The structure of the Sleeping Beautytransposase. Sleeping Beautyconsists of paired like DNA binding domain, Nuclear Localization Signal and the C terminal catalytic domain.
A typical SB transposition starts with the binding of the transposase to its IRs followed by the synaptic complex formation in which the two transposon ends are brought proximal together. It is then excised from the donor locus and reintegrates into a new locus which in turn creates a 5 bp foot print mutation in the donor site (Ivics et al., 1997).
Figure 1.5 Schematic representation of the cut-and-paste transposition. The transposase gene (blue box) is flanked by the inverted repeats (IR; grey arrows). The transposase (green circle), the only protein needed for the transposition reaction, binds to the inverted repeats, catalyzes the excision of the transposable element from the donor locus (green lines) and mediates the integration of the element into a new DNA locus (yellow lines). DNA breaks at the integration and donor site are repaired by the host DNA repair machinery.
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The detailed steps are elaborated by a schematic diagram. SB Transposase can recognize IRs either in cis or trans arrangement which makes it possible to physically separate the transposase gene from the IRs. The trans arrangement makes it easy to clone any gene of interest between the IRs (Figure ) with the transposase driven by a strong promoter will thus serve as a valuable for genome engineering. But the efficiency of transposition reaction as a two component system can be limited by a phenomenon termed overproduction inhibition which is wide spread in Tc1/mariner family & the cargo capacity of cloned DNA insert between the IRs (Grabundzija et al., 2010).
Figure 1.6 The Sleeping Beautytransposon system. (A) Natural arrangement of the Sleeping Beautytransposon. The transposase gene (blue box) is flanked by the inverted repeats (IR; grey arrows) that contain the transposase binding sites (DR; white arrows). (B) Laboratory arrangement of the Sleeping Beautygene transfer vector system. The transposase coding region is replaced by a gene of interest (green box). The transposase is provided on a separate plasmid vector expressed from a suitable promoter (blue arrow).
Systematic study for the most efficient transposon vector system among Tc1/mariner family like Tc1, Tc3, Himar1 and Mos1 with invitro mammalian cell culture assay determined that SB is the most efficient system(Fischer et al., 2001). SB has a target site preference for palindromic AT-repeat, ATATATAT, in which the central TA is the canonical target site & upon transposition undergoes TA dinucleotide duplication in the target site repaired by host repair machinery. It is the most active transposon system of Tc1/Mariner family used in genome manipulation and various gene therapy applications in vertebrates (reviewed in Mátés et al., 2007). Molecular reconstruction by in vitro evolution lead to the generation of novel hyperactive forms of SB in which, SB100x is the most active and supported 35-50% stable gene transfer in human primary cells & 45% stable transgenesis in mouse zygotes (Mátés et al., 2009)
1.1 Host Factors & Sleeping Beautyregulation
SB transposon has wide range of activity in vertebrates with different efficiency & among cells of different tissues of the same species. Possible explanation for such difference in efficiency can be attributed to the interaction of the transposition machinery with host factors. Nevertheless, if host proteins do indeed participate in the transposition reaction, they must be conserved in vertebrates. A highly conserved DNA-bending protein belonging to the high-mobility group of proteins, HMGB1, was first identified as a cofactor of SB transposition necessary for transposes-transposon complexes at the internal DRs (Zayed, 2003). Transposition of SB leads to DNA double strand breaks, which are shown to be repaired by host repair machinery.Ku70, an important protein involved in non-homologous end joining repair pathway interacts physically with SB transposase, establishing a functional link between the host DNA repair machinery and transposase.(Izsvák et al., 2004).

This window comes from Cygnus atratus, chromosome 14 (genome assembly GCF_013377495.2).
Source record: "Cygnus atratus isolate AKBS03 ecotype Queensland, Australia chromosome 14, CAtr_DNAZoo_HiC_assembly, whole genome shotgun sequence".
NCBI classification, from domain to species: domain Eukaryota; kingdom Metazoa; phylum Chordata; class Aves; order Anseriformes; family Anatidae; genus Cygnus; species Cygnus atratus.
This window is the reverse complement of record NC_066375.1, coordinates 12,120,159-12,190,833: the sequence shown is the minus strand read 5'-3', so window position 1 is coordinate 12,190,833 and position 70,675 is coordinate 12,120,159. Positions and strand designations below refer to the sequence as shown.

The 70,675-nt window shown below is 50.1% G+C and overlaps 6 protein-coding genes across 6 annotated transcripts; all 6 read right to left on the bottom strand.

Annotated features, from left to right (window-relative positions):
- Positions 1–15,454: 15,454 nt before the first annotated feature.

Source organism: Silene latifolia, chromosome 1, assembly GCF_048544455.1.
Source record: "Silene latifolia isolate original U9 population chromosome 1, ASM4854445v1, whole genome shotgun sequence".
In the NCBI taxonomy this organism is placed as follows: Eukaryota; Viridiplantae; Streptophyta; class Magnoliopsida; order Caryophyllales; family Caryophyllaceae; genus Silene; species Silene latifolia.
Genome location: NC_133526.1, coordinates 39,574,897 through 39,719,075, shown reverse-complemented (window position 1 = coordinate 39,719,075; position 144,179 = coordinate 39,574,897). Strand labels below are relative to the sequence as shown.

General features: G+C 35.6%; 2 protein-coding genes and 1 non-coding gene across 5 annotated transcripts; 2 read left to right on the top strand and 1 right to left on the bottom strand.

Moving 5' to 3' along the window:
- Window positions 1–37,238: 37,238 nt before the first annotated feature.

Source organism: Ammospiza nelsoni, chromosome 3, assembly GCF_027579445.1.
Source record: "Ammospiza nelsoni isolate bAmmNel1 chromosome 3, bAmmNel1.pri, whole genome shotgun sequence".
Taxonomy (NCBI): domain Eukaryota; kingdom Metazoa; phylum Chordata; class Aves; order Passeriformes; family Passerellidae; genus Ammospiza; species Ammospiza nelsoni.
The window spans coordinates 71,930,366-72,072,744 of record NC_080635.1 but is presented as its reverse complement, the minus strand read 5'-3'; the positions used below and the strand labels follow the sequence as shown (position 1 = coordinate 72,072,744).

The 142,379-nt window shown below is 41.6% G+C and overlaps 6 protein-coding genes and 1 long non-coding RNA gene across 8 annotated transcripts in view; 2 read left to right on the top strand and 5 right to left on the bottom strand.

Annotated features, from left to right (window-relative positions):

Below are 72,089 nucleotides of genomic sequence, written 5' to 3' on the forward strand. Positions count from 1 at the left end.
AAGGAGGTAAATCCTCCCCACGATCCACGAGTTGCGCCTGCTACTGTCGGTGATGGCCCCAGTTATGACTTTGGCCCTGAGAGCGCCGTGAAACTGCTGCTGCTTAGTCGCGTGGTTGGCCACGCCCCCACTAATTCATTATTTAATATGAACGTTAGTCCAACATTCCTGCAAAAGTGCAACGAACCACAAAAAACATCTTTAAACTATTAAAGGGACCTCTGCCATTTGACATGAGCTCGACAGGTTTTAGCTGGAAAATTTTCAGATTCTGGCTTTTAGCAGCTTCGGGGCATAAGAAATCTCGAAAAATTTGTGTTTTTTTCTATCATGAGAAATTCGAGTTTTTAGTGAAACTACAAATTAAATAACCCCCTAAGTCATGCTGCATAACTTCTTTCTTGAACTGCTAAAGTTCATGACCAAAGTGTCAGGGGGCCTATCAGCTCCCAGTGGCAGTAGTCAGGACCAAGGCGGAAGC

The epigenetic modification of SB transposable element by CpG methylation within the transposon sequence enhances the transposition frequency of the SB transposon (Yusa et al., 2004). SB, by its interaction with another host encoded protein Miz-1 a transcription factor down-regulates cyclin D1 expression in human cells and induces G1 slowdown, which can be seen as selfish act for maximal transpositional event (Walisko et al., 2006).
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1.2 HMG2L1 induces transcription of the transposon 5â€²-UTR
The high-mobility-group-box (HMGB) proteins are one of the three HMG chromosomal protein super families which can be further classified into two major subgroups: Group 1 proteins have more than one HMGB domain with a long acidic C-terminal tail without particular sequence specificity. Group 2 proteins contain only a single HMGB domain with some degree of sequence specificity and can act as a transcriptional factor (Bustin, 1999). It is important to note that HMG2L1 belongs to the second subgroup of HMGB proteins. It has been shown that HMG2L1 negatively regulates Wnt signaling by interacting with a novel NLK-binding protein (Yamada et al., 2003). Further studies has shown its role in attenuating smooth muscle differentiation (Zhou et al., 2010). In search of other host proteins by yeast two hybrid screen that can possibly interact with SB transposase, resulted in another high mobility protein HMG2L1 (high-mobility group protein 2-like 1Â¬Â¬).This interacts with SB transposase and then binds on it's 5' untranslated region thereby, driving its expression although, in the presence of SB transposase, the HMG2L1 is negatively regulated by feedback inhibition (Walisko et al., 2008).
1.3 Regulation of transcription factor activity by SUMO modification